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University of California-Davis

Superfund Research Program

Development and Application of Integrated In Vitro and Cell-Based Bioassays

Project Leader: Michael S. Denison
Co-Investigator: Isaac N. Pessah
Grant Number: P42ES004699
Funding Period: 1995-2015
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Project Summary (2010-2015)

Hazardous waste sites contain complex mixtures of a wide variety of toxic chemicals. Unfortunately, development of rapid and inexpensive detection of specific chemicals or chemical classes in environmental and biological samples has been hampered by the lack of specific bioassay/biomarker systems. Accordingly, the overall goals of this project are to develop and validate a series of mechanistically-based cell and in vitro bioassays/biomarkers with applications to chemical detection and screening. Since effective development and application of bioassays/biomarkers is greatly facilitated by an understanding of the specific responses of cell to a given toxicant(s), each of the four proposed approaches will exploit information derived from analysis of the mechanisms by which selected chemicals affect cellular receptors, signal transduction pathways and/or cellular/enzyme functions.

In Aim 1, stably transfected cell lines are being developed as bioassays for ultra-low levels of dioxin-like or steroid hormone-like chemicals with the induction of receptor-dependent reporter gene expression. Chemical-specific recombinant AhRs are being generated to improve both cell and in vitro AhR based bioassay systems.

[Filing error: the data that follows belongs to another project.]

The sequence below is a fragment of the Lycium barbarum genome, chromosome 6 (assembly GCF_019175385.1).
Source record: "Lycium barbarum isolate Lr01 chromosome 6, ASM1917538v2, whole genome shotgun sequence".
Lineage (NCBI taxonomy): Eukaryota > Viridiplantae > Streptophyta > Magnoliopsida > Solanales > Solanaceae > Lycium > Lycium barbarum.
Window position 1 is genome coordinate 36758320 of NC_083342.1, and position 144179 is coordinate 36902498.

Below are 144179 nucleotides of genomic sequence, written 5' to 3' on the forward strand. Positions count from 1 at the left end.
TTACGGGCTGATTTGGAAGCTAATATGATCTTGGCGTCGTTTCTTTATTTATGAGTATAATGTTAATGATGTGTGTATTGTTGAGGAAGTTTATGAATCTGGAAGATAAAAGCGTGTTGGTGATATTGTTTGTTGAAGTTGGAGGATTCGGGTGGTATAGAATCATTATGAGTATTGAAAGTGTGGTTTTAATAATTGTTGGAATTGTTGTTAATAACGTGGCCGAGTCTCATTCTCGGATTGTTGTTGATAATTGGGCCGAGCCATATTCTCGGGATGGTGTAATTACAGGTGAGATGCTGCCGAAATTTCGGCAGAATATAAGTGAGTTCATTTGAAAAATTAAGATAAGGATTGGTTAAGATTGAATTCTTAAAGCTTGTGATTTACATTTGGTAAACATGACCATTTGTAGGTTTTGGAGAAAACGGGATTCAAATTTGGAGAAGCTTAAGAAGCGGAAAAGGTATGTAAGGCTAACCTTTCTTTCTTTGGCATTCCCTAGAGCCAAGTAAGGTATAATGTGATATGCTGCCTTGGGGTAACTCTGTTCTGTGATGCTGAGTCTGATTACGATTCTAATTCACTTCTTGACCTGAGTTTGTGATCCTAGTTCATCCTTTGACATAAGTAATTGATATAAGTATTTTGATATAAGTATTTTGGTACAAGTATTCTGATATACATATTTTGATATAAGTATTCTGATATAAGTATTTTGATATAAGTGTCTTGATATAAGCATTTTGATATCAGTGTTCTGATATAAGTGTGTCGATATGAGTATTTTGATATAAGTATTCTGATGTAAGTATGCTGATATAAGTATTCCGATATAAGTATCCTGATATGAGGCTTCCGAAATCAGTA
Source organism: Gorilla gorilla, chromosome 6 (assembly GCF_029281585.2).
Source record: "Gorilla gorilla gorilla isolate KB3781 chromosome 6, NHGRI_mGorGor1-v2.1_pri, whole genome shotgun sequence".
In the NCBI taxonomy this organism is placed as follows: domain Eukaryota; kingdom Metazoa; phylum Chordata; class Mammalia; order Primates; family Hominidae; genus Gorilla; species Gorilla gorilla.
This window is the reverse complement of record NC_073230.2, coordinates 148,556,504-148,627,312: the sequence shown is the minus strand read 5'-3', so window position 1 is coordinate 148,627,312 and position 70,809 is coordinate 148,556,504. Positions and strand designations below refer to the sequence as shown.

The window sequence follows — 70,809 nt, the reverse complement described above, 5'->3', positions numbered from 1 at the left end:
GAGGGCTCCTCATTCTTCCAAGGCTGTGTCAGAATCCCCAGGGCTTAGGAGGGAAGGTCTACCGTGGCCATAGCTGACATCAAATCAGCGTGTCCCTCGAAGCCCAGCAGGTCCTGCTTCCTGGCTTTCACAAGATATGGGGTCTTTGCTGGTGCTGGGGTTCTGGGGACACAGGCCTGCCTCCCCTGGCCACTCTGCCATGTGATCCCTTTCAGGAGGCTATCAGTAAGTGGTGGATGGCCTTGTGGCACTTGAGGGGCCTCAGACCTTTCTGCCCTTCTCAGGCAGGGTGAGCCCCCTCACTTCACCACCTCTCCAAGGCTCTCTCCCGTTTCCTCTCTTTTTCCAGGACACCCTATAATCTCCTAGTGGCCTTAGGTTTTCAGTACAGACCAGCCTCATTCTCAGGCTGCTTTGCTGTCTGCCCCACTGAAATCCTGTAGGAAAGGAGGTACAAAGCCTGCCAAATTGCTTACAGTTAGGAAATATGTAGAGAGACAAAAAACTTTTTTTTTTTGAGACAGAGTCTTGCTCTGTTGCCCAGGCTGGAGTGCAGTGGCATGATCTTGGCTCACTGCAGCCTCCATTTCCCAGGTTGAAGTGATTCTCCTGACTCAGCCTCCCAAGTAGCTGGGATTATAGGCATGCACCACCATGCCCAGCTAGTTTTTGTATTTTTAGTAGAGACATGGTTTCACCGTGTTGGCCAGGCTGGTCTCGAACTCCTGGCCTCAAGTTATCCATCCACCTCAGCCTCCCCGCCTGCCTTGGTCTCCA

In Aim 2, human keratinocytes are being used to examine specific intracellular proteomic changes that occur in response to exposure to arsenicals and to identify potential biomarkers specifically altered by these chemicals.

In Aim 3, high throughput in vitro and cell-based bioassays are being used to examine the influence of Superfund chemicals on the production of regulatory lipids controlling cardiovascular diseases, inflammation and pain.

In Aim 4, structure activity relationships are being established for a series of brominated flame retardants and their metabolites and the antimicrobial agent triclosan for their ability to alter ryanodine receptor signaling functions and the resulting impact on neuron growth and plasticity. In the final Aim, integrated bioassay/biomarkers are being used to identify and characterize the biochemical and toxicological effects of individual chemicals and complex mixtures of chemicals.

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